Does PED use constitute fraud?

10 Comments

Sticking with Buster this morning, he links to an article in which the guy who brought down BALCO — DEA/FDA agent Jeff Novitzky — is reported to be investigating PED use in cycling under a theory that cyclists were not just breaking drug laws but that, because their performance led to sponsorship deals and more money, they were also engaged in fraud.  By implementing a fraud theory I assume Novitzky would be able to widen his net and get warrants for financial information and other things that have little to do with the actual drug use of the athletes involved.

I’ll save my “holy crap, government agents with a thirst for investigative power like Jeff Novitzky has scare the bejesus out of me” rant for another day.  In the meantime, I’m struck by Olney’s thought on the matter:

It’s an interesting line of questioning, and you wonder if any threads
that are pulled lead to inquiries in baseball. A common refrain heard
among some baseball executives over the last five years is that, in
retrospect, some players used drugs to boost their performance in order
to improve their performance and win more money — and prizes. And some
executives have privately asked the same open-ended question: Does that
constitute fraud?

It’s an investigation into the past that baseball probably should keep
an eye on.

Perhaps. But it’s also a string that, if I were a baseball owner or executive, I wouldn’t pull.  Because, yes, there is a totally legitimate argument that baseball players unfairly reaped millions because steroids gave them a bunch of home runs and strikeouts they wouldn’t have otherwise gotten.  But if that’s true, there is just as legitimate an argument that baseball owners — all of whom knew steroids were everywhere — reaped billions as a result of the same behavior.

Whether it was merely a black chapter in baseball history or an out-and-out fraud, the Steroid Era was the product of many, many parties working together to make it happen.  To assume that only the players would fall under such a renewed investigation is naive.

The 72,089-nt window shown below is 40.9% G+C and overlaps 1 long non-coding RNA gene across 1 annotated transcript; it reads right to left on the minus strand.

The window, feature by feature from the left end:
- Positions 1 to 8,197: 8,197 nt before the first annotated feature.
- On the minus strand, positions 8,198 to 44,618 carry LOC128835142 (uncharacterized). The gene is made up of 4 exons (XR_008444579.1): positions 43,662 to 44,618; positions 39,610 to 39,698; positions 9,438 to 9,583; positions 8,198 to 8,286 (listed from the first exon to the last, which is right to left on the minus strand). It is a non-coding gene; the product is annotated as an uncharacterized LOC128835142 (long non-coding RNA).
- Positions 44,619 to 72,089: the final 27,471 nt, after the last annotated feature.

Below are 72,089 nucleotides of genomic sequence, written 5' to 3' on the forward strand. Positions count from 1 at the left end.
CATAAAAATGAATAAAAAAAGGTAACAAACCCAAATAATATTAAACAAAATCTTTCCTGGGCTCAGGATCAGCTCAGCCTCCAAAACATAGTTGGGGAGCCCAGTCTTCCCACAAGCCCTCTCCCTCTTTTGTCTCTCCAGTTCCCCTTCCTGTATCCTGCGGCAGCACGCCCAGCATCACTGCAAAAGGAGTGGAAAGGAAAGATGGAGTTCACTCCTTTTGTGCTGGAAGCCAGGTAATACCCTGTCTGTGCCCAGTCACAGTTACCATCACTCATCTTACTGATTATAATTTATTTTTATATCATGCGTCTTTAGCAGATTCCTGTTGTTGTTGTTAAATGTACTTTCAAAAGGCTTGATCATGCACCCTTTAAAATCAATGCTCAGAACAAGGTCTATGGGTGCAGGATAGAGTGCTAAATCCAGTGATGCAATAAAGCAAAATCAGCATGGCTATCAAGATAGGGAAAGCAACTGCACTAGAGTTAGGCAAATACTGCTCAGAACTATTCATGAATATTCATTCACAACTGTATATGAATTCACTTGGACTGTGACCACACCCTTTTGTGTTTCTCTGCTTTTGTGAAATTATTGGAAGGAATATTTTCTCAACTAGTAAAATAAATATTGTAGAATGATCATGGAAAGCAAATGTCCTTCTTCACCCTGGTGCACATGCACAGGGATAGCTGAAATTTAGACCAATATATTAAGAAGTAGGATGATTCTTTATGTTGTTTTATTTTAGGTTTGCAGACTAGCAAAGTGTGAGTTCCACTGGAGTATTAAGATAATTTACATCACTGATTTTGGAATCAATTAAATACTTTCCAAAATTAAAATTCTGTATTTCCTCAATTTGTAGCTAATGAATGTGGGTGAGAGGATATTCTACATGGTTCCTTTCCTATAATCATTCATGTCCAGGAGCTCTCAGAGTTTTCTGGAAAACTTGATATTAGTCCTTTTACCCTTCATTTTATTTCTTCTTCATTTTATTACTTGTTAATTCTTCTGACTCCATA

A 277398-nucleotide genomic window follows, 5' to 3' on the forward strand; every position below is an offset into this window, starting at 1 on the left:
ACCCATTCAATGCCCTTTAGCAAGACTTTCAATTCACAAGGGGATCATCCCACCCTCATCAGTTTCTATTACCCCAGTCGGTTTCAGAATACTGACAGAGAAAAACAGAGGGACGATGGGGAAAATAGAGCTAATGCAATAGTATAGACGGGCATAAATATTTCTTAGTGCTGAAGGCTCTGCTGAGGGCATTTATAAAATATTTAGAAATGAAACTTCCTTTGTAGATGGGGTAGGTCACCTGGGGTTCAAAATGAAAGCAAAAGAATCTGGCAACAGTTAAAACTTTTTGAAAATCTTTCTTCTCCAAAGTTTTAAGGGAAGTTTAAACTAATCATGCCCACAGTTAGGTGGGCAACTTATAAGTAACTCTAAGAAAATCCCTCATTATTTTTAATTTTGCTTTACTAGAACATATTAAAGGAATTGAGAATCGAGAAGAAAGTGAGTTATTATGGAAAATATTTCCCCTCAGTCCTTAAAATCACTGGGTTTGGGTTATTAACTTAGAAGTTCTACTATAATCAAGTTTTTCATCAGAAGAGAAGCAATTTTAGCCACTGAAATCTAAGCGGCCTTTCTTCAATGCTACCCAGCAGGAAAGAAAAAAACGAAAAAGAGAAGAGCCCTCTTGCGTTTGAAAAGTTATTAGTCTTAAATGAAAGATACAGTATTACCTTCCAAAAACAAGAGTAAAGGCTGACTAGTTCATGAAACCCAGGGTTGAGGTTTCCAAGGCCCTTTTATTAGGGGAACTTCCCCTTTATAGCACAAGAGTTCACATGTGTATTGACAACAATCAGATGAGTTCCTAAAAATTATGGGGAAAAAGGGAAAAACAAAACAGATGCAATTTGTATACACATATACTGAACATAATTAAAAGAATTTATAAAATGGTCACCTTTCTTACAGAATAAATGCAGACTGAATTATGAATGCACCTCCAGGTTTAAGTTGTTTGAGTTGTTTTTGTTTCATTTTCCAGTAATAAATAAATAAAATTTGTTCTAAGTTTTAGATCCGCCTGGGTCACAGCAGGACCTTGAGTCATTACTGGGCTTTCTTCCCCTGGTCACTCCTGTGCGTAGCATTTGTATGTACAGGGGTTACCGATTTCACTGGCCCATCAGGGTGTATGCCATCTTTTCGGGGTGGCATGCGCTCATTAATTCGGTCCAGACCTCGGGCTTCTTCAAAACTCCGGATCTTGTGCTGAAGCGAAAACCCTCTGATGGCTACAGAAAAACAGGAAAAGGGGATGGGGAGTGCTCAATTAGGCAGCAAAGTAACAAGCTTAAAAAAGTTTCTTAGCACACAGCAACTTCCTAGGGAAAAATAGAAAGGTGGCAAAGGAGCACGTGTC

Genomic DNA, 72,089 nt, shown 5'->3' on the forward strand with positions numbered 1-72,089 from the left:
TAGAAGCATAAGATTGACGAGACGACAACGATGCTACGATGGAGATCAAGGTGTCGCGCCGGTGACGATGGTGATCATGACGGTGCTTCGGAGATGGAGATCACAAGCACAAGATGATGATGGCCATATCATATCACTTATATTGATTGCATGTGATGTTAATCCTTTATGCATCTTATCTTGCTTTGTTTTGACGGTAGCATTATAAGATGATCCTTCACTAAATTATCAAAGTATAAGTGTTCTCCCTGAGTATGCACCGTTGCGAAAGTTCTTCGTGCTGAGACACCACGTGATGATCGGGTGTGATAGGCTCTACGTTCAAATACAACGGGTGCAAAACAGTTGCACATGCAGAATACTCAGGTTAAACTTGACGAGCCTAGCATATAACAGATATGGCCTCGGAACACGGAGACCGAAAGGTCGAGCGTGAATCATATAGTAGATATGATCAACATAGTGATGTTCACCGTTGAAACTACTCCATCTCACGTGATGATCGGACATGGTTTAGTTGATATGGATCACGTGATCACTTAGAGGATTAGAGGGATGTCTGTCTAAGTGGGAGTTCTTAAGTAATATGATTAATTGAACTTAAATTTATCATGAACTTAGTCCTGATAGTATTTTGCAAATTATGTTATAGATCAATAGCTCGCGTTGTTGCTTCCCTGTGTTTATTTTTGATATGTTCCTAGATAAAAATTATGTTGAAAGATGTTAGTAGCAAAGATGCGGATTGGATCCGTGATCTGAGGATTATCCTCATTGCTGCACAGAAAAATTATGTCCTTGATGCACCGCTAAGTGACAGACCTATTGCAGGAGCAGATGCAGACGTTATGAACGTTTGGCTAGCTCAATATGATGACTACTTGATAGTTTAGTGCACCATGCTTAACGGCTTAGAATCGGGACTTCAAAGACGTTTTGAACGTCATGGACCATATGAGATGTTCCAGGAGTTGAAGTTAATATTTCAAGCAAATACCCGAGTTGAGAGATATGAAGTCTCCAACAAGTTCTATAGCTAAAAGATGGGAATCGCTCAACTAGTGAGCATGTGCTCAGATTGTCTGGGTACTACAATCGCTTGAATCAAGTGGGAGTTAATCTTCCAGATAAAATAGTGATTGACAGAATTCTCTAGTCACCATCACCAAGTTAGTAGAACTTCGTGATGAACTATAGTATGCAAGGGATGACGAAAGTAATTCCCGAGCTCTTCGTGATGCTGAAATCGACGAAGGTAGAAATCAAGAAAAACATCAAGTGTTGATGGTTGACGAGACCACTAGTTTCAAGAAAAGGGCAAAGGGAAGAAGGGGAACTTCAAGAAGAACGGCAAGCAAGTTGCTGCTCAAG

Astros push ALCS to Game 7 with 7-1 stunner against Yankees

Getty Images
5 Comments

There’s just something about playing in your home ballpark. The Astros decimated the Yankees at Minute Maid Park on Friday, riding seven scoreless innings from Justin Verlander and a pair of big runs from Jose Altuve to win 7-1 and force a Game 7 in the American League Championship Series.

Through the first four innings, however, the teams looked equally matched. Luis Severino no-hit the Astros through 3 2/3 innings, losing his bid on Carlos Correa‘s line drive single in the fourth. The Astros returned in the fifth to do some real damage, drawing two walks and plating the first run of the night with Brian McCann‘s ground-rule double off of the right field wall. Things didn’t get any easier for Severino. Jose Altuve lined a two-RBI base hit into left field, upping Houston’s advantage to three runs.

Verlander, meanwhile, muted the Yankees’ offense with seven innings of five-hit, eight-strikeout ball. While he didn’t come close to matching his complete game effort in Game 2, he was still plenty dominant against a struggling New York lineup. No player reached past first base until the sixth inning, when a pair of base hits from Chase Headley and Didi Gregorius gave the Yankees their first runner in scoring position. That didn’t last long, though, as Gary Sanchez grounded out on a 3-0 slider to end the inning.

In the seventh, Houston’s ace got into another spot of trouble. He walked Greg Bird on six pitches to start the inning, then plunked Starlin Castro on the wrist. Aaron Hicks struck out, in part thanks to a questionable call by home plate umpire Jim Reynolds, but it was Todd Frazier who presented the biggest threat after returning an 0-1 fastball for a 403-foot fly out to left field. Luckily for Verlander, George Springer was there to bail him out with a leaping catch at the wall.

The Yankees kept things exciting in the eighth, too. Aaron Judge ripped his third postseason home run off of Brad Peacock, taking a 425-footer out to the train in left field to spoil the Astros’ shutout. That was the only real break the Yankees got, however, as Altuve, Alex Bregman and Evan Gattis returned in the bottom of the inning to tack on another four runs, including Altuve’s solo shot off of David Robertson:

Ken Giles handled the ninth, expending 23 pitches and giving up a base hit and a walk before retiring Frazier and Headley to end the game. Thanks to Houston’s winning efforts, the two teams will compete in their first seven-game Championship Series since 2004 — and this time, at least one of them is guaranteed to come away with a win.

Game 7 of the ALCS is set for Saturday at 8:00 PM ET. Houston right-hander Charlie Morton (14-7, 3.62 ERA) is scheduled to face southpaw CC Sabathia (14-5, 3.69 ERA).